A Hamburger Today
A Pint With: Shane Welch, Founder of Sixpoint Craft Ales in New York City
"Most people are reluctant to give up drinking good beer once they've had it."
Shane Welch founded Sixpoint Craft Ales in 2004 and has been brewing some of our favorite beers ever since. We chatted with Welch about his sources of inspiration, the beers he loves, his place in the craft brewing scene, and the ups and downs of running a small brewery in New York City.
Name: Shane Welch
Location: Brooklyn, New York
Occupation: Founder and brewmaster of Sixpoint Craft Ales
How did you develop your taste for interesting, flavorful beers? By sampling thousands of beers myself, homebrewing my arse off, and trying to maintain an open mind when it comes to flavor!
At what point did you realize that you wanted to move beyond homebrewing to running a brewery of your own? When the first brewmaster I apprenticed under—Dean Coffey (from Ale Asylum in Madison, Wisconsin)—told me it was time for me to "open my own brewery." I knew then that I was ready.
How many kegs do you produce each month? Currently, about 1800.
What beers are you brewing right now? Sweet Action, Bengali Tiger, Brownstone, Righteous Ale make up the core flavors....then we rotate in the Otis, specialty seasonals, and of course a few one-offs every now and then.
How do you get inspired to create new beer recipes? Different pathways....sometimes through experimentation as a homebrewer, and in this sense, it is a little random, and a little intuitive. Sometimes it is when I travel and I try some amazing flavor combination in foods or beverages that I consume during my journeys, I think to myself, "Hey....I should try something like that." Or sometimes I'm just kicking back a beer with my girlfriend while watching a movie, and the thought just pops into my head. The best, however, is when the ideas arrive collaboratively, when I'm throwing ideas out with my staff—ideas born collectively are THE BEST.
Have you ever used any really unusual ingredients in a beer? Yes, we've used lots of unusual ingredients—carob and chili peppers to name a few.
How would you describe the American craft/artisan brewing scene today? How does Sixpoint fit into it? It is very dynamic and in total chaos, but before you can understand it, you have to understand the other portion of it. You have the big three (Bud, MIller, Coors) which are scrambling for a new identity, and all of them are now owned by foreign conglomerates! So the big three, which represent the vast majority of all US beer sales, are really just part of massive international holding companies. Then there is the craft brewing scene—the remaining fraction—which is setting all of the new trends and innovations. I expect solid growth for some time, as most people are reluctant to give up drinking good beer once they've had it.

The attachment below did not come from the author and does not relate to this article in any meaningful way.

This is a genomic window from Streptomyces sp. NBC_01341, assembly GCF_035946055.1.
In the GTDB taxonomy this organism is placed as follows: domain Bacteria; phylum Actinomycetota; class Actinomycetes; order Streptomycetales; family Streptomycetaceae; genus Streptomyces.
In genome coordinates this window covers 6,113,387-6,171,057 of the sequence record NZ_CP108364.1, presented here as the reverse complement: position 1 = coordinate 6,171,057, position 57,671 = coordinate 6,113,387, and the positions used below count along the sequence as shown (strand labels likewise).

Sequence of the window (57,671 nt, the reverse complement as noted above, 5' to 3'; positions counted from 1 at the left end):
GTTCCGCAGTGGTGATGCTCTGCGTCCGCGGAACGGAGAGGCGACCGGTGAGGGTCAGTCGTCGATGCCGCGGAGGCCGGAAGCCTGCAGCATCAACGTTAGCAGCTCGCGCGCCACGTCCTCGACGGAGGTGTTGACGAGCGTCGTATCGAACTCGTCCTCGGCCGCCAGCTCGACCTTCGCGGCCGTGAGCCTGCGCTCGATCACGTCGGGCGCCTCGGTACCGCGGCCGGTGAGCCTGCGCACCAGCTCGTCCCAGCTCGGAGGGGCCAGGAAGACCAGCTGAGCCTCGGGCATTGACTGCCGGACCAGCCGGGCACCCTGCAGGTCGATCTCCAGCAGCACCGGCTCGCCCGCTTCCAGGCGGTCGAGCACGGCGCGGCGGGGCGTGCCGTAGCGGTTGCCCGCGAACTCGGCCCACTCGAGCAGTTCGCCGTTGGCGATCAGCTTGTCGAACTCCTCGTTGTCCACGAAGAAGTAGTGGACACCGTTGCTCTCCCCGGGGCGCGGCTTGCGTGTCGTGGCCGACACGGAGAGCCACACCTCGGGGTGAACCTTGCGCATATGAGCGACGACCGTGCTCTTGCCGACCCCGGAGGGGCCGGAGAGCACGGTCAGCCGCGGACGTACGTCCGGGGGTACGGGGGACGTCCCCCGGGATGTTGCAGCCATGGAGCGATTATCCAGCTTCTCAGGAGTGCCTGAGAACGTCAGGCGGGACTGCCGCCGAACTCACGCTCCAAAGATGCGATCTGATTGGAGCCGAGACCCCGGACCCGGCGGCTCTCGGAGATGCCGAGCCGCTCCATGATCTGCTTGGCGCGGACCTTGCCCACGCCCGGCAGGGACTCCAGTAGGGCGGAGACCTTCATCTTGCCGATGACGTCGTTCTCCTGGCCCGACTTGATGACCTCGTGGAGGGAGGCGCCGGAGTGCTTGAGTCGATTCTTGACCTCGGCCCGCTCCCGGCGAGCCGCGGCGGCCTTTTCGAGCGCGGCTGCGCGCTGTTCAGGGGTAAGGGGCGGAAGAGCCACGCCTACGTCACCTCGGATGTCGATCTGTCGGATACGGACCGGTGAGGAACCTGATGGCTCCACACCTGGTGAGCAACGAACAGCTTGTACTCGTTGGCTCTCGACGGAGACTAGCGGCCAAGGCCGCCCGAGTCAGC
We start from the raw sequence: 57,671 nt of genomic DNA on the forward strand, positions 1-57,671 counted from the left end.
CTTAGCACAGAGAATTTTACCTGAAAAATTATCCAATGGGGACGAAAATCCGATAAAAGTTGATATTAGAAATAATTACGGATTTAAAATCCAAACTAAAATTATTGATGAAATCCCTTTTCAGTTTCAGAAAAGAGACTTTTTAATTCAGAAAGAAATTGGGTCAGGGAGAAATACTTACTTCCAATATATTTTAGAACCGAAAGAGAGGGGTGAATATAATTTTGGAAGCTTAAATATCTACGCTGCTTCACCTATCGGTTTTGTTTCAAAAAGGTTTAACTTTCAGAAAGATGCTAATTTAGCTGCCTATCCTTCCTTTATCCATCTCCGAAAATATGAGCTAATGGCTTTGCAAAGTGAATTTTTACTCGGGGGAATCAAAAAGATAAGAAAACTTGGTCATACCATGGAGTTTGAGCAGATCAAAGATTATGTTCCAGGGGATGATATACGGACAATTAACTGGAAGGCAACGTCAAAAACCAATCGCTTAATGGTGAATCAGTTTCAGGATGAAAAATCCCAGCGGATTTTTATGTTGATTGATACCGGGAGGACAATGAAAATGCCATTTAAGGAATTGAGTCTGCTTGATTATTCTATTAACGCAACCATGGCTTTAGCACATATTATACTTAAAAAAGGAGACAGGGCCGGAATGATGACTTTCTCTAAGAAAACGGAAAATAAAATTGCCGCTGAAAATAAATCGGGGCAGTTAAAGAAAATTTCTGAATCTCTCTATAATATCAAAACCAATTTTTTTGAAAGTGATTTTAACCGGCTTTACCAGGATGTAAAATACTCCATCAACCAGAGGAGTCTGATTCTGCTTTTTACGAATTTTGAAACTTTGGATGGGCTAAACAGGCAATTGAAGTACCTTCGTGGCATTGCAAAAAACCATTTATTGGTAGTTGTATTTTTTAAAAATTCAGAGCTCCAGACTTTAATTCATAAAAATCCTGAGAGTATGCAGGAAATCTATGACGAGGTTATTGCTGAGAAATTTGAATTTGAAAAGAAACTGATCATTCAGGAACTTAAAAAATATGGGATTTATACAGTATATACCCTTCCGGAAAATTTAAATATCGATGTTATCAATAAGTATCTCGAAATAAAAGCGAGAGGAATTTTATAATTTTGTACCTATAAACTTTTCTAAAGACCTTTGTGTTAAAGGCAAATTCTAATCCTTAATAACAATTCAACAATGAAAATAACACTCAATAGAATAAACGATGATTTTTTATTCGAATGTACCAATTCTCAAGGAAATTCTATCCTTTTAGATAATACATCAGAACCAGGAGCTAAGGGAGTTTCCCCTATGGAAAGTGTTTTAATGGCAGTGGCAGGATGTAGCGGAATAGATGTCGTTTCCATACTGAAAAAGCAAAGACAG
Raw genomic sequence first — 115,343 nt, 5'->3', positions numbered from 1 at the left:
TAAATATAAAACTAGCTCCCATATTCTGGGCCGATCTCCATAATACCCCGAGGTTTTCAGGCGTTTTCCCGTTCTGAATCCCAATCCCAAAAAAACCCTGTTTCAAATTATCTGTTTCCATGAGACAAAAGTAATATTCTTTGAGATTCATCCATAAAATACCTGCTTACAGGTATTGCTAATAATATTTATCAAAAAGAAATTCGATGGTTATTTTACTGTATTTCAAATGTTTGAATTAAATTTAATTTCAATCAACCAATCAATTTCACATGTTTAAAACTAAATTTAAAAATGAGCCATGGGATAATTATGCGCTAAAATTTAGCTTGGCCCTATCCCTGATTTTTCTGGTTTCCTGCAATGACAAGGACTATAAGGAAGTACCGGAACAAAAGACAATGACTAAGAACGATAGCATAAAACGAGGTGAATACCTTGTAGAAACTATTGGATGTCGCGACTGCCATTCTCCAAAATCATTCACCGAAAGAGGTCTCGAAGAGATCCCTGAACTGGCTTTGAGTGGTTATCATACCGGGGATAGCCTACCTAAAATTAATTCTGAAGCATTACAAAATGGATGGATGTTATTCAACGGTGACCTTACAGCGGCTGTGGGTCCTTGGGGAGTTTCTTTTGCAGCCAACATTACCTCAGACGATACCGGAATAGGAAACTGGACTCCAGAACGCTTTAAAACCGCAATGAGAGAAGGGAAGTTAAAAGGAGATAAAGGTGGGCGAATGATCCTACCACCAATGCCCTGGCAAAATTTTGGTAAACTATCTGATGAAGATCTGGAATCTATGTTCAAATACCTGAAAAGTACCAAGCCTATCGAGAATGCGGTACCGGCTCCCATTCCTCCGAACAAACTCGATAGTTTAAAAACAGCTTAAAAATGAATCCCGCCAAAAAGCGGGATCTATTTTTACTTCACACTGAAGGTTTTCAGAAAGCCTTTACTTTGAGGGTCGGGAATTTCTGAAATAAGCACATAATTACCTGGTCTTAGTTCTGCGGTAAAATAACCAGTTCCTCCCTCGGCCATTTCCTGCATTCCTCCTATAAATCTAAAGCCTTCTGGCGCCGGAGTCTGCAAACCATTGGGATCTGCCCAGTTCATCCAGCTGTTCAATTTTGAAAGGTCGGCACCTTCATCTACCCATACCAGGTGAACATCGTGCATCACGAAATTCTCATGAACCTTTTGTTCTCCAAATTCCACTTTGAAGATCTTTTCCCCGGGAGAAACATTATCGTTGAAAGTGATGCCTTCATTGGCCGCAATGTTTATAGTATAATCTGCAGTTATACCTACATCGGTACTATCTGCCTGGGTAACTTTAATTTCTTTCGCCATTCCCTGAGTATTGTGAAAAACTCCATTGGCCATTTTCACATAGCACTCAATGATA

Has an East Coast craft brewing style developed to rival the West Coast? It seems no real distinct East Coast flavor has emerged to rival the West Coast, although I'm not sure its intention or design was to produce a counterpart to the West Coast flavor. The homebrewing scene is simply not as established or entrenched on the East Coast as it is in the West Coast or Midwest, and as a result, I do not believe you will see the grassroots gravitation or affinity for generating eclectic and cult-like styles in anything more than a consumer following without critical mass. All craft brewing starts with the homebrewers.
How does being in NY affect your brewing? Well, we have access to the finest brewing water on earth for one! Then, we have New Yorkers, who are stubbornly critical in their tastes for all things—true epicureans with high standards. So we're given a good canvas, but we're expected to produce masterpieces. It's a bittersweet tango.
Do you plan to increase your distribution geographically? For now, no. We need to catch up with the demand in NYC before we can even dream of doing something like that!
Any hint on when we might see Sixpoint beers in bottles? When the time is right...stay tuned.
Do you have a favorite Sixpoint offering? I love them all like my children unconditionally....although the squeaky wheel gets the grease.
Do you have any favorite food pairings for Sixpoint beers? Varies day by day. Sweet Action with fish tacos has been a real winner lately.
What are your top five beers from other breweries? Oh man, that is an impossibly hard question. Off the top of my head and in no particular order here: Abbaye Des Rocs Grand Cru, Alesmith IPA, Westvleteren 12, Bell's Two-Hearted Ale, and Dale's Pale Ale (from Oskar Blues) in a can while I'm fishing on a serene lake with my girlfriend in autumn...
What are some of the challenges you've faced at Sixpoint? The triumphs? Too many to list, but I'd say overcoming the daily struggle of simply operating in an environment like NYC is the biggest "fixed" challenge we have—above and beyond that, everything else is like a walk in the park! I'd say the biggest triumph is building a team and providing a livelihood for a wonderful group of people who have all become great friends of mine.
How can serious beer drinkers influence the beers available on restaurant and bar tap lists? They have a ton of control—they can simply refuse to drink a bar or restaurant's offerings if they don't offer good beer. Ask to speak to the manager and insist on drinking water if they only serve crappy beer. Tell them its a disgrace to have such a fine establishment and offer the customer such a poor product. Once the manager sees you represent the silent majority, the menu will change rather quickly.